What is life? How did life start on Earth?
In "How Molecular Forces and Rotating Planets Create Life The Emergence and Evolution of Prokaryotic Cells," Jan Spitzer presents an intriguing theory that reconceptualizes origins research by exploiting a modern understanding of non-covalent molecular forces and covalent bond formation. The result is a physiochemical approach, in the tradition of Linus Pauling and Max Delbrück, that identifies key stages in life's emergence, from the formation of first oceans, tidal sediments, and proto-biofilms to progenotes, proto-cells and the first cellular organisms.
The new book in the Vienna Series in Theoretical Biology argues that geochemical cycling processes—diurnal solar radiation and tidal hydration-dehydration—underpin life's emergence and evolution. Spitzer argues that non-covalent molecular forces, acting in cycling geochemical processes, bring about phase separations—the creation of purified, lower entropy, potentially living biological matter. Non-covalent molecular forces stabilize a bacterial cell during its cell cycle.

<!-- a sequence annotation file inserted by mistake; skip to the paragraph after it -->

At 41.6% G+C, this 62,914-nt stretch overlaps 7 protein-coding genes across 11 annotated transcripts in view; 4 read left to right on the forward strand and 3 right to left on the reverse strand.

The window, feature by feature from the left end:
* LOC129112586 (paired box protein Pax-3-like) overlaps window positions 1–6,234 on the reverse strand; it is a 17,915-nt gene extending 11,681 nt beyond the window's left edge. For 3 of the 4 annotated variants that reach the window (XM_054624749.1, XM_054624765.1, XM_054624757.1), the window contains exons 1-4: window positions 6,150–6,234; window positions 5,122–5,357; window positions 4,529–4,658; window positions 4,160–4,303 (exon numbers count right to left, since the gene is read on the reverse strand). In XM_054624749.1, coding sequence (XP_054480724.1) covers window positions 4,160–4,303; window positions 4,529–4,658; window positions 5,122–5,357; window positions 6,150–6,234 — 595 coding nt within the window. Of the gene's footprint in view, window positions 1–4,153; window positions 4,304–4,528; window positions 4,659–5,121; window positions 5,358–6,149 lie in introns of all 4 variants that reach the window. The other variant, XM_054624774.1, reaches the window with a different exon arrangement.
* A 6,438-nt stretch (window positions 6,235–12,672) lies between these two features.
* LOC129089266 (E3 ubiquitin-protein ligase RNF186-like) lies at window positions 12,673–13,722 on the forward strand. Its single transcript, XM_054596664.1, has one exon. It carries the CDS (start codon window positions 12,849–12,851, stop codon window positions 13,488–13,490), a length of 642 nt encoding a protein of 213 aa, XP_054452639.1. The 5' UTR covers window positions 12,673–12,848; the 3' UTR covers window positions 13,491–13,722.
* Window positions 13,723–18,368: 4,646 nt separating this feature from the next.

This is a book on cyclically-driven processes in the origin of life. Spitzer assembles the puzzle pieces of a physicochemical jigsaw puzzle into a renewed picture of the emergence of life on Earth. He classifies early Archaean evolution as micro-evolution, meso-evolution, and macro-evolution according to physicochemical mechanisms that can modify the nucleoid during a prokaryotic cell cycle and suggests ideas for future experiments.
Purchase the book here on the MIT website.
How Molecular Forces and Rotating Planets Create Life:
The Emergence and Evolution of Prokaryotic Cells